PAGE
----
If you’ve been around automotive magazines, blogs, and vlogs long enough, you’ve heard about crate engines. But if you’re like me and haven’t spent a lot of time in a garage, you might have questions about what that term means. In my case, the pronoun “Krait” has been subconsciously associated with a spaceship marque in the Elite: Dangerous video game, and though I know nobody in a car video is talking about the Krait Mk II spaceship model, my brain makes the connection anyway.
It makes my head hurt, so I had to take action and learn a thing or two about the real thing. In case you know as much about crate engines as Krait engines, here’s an introduction to the ones that go under your hood.
What Is a Crate Engine?
A crate engine is an aftermarket engine, with an affectionate reference to the typical method of packaging. Cardboard boxes just won’t cut it, because an engine can easily weigh more than 500 lbs. Aftermarket engines are typically shipped in wooden crates, hence, “crate engines.”
That’s where the simplicity ends. Back in the day, when engines were simpler and more people had hands-on machining know-how, mechanical repairs and upgrades were the domain of the owner. Bottom-up builds of custom engines were not at all unheard of. Experiments with some component or another could always blow up in someone’s face, but repairs and adjustments could be readily made.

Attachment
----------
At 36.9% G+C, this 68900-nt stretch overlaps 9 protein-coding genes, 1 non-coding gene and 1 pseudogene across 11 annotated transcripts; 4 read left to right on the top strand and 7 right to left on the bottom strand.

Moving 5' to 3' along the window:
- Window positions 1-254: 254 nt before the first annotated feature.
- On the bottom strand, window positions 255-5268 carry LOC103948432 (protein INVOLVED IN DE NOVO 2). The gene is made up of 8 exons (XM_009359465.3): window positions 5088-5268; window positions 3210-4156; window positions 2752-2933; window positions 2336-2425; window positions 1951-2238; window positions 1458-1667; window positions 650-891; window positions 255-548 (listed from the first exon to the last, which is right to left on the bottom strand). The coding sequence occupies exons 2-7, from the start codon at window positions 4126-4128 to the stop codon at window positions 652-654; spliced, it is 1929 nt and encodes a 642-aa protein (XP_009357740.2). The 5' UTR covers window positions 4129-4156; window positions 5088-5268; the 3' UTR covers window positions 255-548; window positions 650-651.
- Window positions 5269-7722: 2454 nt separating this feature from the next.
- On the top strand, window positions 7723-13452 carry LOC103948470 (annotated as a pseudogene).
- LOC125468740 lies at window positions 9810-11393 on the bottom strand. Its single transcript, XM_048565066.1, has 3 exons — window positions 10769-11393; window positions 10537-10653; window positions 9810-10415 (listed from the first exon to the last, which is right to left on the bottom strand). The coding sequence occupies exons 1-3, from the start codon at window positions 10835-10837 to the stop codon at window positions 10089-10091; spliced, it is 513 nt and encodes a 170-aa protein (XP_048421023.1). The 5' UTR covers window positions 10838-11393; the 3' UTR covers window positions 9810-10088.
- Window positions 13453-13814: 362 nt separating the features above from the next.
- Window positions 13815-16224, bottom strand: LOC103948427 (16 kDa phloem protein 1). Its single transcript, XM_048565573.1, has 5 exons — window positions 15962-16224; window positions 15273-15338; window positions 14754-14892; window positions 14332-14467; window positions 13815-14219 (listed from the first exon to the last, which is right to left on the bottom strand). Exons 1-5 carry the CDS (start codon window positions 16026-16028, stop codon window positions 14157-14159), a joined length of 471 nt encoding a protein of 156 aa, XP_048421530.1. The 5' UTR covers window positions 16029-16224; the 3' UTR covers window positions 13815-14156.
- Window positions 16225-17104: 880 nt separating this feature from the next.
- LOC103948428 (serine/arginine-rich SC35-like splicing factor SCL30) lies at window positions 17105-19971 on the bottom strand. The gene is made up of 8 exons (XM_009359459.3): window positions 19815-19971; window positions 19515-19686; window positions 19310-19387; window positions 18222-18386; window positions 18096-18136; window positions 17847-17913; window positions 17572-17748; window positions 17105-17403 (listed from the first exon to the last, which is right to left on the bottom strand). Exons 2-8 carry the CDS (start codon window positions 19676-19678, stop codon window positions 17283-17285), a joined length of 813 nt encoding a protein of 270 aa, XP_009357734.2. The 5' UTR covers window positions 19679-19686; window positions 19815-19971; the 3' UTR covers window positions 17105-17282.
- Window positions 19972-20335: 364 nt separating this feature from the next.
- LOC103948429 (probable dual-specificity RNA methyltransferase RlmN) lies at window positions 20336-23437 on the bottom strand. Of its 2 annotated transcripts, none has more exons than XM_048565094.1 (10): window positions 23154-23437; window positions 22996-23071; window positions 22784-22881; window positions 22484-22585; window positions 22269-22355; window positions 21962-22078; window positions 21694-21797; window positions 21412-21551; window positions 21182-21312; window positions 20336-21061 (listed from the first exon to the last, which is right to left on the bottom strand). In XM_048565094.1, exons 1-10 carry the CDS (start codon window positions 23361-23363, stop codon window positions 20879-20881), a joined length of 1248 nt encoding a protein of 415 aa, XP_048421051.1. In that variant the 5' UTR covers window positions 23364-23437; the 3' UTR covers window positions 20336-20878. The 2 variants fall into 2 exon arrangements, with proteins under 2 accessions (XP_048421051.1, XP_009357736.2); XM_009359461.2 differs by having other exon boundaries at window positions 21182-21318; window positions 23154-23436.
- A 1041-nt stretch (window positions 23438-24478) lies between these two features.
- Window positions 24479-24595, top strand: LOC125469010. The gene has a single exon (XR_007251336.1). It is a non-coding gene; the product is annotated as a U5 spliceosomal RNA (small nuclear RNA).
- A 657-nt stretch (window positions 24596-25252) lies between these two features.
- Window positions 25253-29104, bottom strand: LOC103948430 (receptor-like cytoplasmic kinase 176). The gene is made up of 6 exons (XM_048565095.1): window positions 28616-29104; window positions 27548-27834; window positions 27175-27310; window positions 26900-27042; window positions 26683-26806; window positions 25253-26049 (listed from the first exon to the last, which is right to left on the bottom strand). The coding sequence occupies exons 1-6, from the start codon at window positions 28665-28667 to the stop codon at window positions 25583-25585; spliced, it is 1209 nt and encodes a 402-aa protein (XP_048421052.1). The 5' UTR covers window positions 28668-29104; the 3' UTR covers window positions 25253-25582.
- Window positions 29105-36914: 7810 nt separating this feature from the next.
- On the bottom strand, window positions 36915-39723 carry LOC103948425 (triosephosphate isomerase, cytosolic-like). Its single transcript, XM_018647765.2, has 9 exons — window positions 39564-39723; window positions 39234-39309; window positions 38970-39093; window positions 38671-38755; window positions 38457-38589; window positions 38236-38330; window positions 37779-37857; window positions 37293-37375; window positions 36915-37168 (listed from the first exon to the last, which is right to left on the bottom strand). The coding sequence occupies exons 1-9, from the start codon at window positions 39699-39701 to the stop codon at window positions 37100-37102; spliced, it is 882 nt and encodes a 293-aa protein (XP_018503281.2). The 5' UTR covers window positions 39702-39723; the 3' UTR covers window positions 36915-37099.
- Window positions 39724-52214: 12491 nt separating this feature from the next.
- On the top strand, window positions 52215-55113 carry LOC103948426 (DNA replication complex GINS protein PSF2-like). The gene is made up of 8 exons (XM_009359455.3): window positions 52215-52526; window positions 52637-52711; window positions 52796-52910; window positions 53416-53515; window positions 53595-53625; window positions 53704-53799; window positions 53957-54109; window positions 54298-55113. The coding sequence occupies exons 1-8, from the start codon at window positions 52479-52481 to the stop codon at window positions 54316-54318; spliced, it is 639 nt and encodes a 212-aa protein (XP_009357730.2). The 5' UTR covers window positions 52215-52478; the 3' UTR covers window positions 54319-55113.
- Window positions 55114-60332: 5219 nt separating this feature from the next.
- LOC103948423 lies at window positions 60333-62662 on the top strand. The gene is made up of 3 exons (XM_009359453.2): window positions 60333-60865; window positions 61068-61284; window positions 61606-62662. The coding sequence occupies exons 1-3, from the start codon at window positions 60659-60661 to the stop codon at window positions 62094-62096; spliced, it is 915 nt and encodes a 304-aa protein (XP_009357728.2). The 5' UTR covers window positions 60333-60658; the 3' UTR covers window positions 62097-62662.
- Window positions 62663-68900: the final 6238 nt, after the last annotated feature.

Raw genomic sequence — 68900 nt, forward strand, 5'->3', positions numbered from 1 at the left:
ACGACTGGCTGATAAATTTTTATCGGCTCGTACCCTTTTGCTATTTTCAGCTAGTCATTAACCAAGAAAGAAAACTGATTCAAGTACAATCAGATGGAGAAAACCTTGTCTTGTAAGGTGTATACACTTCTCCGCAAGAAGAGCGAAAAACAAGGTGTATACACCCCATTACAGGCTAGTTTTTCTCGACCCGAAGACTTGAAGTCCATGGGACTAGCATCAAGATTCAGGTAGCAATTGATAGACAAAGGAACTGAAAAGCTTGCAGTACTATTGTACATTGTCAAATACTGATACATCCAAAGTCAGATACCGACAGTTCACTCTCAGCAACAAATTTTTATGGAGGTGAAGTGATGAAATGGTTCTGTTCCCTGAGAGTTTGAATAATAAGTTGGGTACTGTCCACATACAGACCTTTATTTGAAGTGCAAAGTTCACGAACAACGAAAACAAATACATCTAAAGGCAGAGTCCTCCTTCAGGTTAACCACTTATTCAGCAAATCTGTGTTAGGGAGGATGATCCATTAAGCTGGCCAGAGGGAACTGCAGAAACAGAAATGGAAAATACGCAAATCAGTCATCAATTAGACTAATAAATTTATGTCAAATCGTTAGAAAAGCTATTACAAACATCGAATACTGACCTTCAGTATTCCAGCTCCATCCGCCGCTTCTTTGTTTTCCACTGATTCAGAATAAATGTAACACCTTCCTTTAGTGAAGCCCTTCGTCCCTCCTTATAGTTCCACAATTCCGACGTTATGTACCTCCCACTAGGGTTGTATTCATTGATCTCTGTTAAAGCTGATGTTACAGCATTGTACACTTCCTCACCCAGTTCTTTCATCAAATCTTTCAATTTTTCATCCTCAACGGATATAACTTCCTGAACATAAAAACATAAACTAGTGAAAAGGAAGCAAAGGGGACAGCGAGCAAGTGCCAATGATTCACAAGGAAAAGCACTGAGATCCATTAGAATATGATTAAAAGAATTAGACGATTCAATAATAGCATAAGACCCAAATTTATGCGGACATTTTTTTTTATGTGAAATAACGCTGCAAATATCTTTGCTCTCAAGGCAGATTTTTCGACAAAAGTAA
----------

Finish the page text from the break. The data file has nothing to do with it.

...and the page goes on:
Nowadays, our collective societal skillsets are different and engines are a lot more complicated. If the industry wants to support enthusiasts, they can’t just count on everyone to develop the skills needed to do their own work. Crate engine manufacturers have taken away the grueling work of creating a piece-by-piece engine blueprint and made it significantly easier to replace a worn-out power plant, make a significant upgrade, or just to tinker with some of the build while trusting that the foundational components are going to work.
That’s great news, but the options are seemingly endless. A crate engine can be brand new, remanufactured or rebuilt. It can be a bare bones block, a turn-key assembly, or anything in between. It can be designed for daily driving to drag racing, can easily cost more than the car you buy it for, and always demands clever solutions to unforeseen problems during the install. There’s a lot to think about, so for starters, let’s address where a crate engine comes from.
Who Makes Crate Engines?